Mas-related G protein-coupled receptor D is involved in modulation of murine gastrointestinal motility

Min Xu, Jia Li, Zhudi Zhang, Lin Liu, Fengyi Wan, Zongxiang Tang, Lei Lan

Research output: Contribution to journalArticlepeer-review

Abstract

New Findings: What is the central question of this study? The physiological function of Mas-related G protein-coupled receptor D (MrgprD) in gastrointestinal motility is unknown. The aim of this study was to assess the effects of MrgprD and its receptor agonists on murine gastrointestinal motility. What is the main finding and its importance? Mrgprd deficiency improved murine gastrointestinal motility in vivo but had no effects on the spontaneous contractions of murine intestinal rings ex vivo. Systemic administration of the MrgprD ligand, either β-alanine or alamandine, delayed gastrointestinal transit in vivo and attenuated the spontaneous contractions of isolated intestinal rings ex vivo. Abstract: Mas-related G protein-coupled receptor D (MrgprD) was first identified in sensory neurons of mouse dorsal root ganglion and has been demonstrated to be involved in sensations of pain and itch. Although expression of MrgprD has recently been found in the gastrointestinal (GI) tract, its physiological role in GI motility is unknown. To address this question, we used Mrgprd knockout (Mrgprd−/−) mice and MrgprD agonists to examine the effects of Mrgprd gene deletion and MrgprD signalling activation, respectively, on murine intestinal motility, both in vivo and ex vivo. We observed that the deletion of Mrgprd accelerated the transmission of charcoal through the mouse GI tract. But Mrgprd deficiency did not affect the mean amplitudes and frequencies of spontaneous contractions in ileum ex vivo. Colonic motor complexes in the proximal and the distal colon were recorded from wild-type and Mrgprd−/− mice, but their control frequencies were not different. Moreover, in wild-type mice, systemic administration of an MrgprD agonist, either β-alanine or alamandine, delayed GI transit in vivo and suppressed spontaneous contractions in the ileum and colonic motor complexes in the colon ex vivo. Our results suggest that MrgprD and its agonist are involved in the modulation of GI motility in mice.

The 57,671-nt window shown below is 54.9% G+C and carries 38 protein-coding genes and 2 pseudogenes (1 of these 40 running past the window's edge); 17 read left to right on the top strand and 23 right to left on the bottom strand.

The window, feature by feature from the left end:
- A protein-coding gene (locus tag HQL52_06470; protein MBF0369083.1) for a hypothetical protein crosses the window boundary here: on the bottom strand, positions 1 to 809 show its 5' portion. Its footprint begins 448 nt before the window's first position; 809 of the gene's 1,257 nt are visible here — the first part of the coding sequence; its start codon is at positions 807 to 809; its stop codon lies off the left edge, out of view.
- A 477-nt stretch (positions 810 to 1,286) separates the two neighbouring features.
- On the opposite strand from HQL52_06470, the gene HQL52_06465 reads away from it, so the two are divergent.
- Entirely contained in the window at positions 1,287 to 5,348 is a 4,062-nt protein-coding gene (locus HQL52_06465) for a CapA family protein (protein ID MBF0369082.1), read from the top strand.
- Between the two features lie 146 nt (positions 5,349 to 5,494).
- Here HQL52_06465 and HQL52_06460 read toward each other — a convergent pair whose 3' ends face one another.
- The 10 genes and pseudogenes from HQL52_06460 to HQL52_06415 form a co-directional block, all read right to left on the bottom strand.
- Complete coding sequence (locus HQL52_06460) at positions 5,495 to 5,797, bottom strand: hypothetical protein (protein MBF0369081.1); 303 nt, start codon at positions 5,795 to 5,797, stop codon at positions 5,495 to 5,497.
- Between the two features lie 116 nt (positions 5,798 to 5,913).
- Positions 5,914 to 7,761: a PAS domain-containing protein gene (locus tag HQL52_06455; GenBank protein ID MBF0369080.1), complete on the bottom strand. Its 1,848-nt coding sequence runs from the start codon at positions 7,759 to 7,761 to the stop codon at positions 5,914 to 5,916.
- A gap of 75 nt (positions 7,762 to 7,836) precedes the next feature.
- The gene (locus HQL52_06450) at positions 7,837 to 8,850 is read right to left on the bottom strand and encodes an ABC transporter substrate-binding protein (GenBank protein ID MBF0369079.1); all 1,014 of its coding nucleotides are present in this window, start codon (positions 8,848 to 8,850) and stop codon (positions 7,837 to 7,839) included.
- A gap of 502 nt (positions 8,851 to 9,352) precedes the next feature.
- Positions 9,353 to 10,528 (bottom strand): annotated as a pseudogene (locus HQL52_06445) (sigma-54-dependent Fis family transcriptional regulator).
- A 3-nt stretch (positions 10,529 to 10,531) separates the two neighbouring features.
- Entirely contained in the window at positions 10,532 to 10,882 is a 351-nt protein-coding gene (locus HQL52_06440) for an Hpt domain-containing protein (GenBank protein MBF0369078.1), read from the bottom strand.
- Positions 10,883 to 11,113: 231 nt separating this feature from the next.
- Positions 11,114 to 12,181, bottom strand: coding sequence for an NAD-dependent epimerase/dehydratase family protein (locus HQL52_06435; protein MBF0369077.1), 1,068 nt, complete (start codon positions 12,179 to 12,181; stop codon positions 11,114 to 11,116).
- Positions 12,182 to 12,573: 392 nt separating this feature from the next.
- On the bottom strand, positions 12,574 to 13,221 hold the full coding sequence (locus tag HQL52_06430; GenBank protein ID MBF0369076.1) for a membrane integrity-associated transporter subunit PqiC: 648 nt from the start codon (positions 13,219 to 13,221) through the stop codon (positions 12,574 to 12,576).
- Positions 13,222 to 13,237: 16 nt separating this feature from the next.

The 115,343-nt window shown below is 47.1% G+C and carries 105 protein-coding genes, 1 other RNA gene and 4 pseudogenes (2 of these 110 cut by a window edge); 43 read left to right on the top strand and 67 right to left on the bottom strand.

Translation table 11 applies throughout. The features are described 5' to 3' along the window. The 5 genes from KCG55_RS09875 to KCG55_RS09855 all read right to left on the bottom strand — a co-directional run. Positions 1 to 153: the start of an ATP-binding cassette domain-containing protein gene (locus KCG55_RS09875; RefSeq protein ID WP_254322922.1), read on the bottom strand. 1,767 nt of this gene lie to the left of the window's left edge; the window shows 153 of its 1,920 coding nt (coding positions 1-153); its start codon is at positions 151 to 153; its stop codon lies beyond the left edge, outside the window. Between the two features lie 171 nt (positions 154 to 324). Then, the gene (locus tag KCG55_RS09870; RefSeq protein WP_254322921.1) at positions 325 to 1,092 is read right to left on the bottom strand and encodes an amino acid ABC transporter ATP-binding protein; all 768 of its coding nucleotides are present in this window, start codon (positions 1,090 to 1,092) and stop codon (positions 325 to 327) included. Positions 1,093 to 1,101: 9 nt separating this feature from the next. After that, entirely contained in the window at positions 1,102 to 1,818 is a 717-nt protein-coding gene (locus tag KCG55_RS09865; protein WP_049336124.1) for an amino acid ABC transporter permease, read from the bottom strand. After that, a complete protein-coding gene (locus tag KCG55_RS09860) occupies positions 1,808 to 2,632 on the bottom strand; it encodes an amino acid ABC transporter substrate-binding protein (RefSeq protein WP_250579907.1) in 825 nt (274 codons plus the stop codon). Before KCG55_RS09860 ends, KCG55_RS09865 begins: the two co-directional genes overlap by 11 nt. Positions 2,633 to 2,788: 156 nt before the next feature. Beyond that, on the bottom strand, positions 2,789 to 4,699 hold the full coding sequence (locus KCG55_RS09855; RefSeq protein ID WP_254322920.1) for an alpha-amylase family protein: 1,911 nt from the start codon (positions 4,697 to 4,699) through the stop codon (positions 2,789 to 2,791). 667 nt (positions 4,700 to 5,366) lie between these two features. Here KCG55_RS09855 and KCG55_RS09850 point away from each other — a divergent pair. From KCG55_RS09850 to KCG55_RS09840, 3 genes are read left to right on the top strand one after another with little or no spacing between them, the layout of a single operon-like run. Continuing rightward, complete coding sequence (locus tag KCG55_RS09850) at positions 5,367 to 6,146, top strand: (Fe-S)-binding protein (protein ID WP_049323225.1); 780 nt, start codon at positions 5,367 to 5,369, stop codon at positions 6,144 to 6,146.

Original languageEnglish (US)
Pages (from-to)2502-2516
Number of pages15
JournalExperimental Physiology
Volume106
Issue number12
DOIs
StatePublished - Dec 1 2021

Keywords

  • MrgprD
  • alamandine
  • gastrointestinal motility
  • β-alanine

ASJC Scopus subject areas

  • Physiology
  • Nutrition and Dietetics
  • Physiology (medical)

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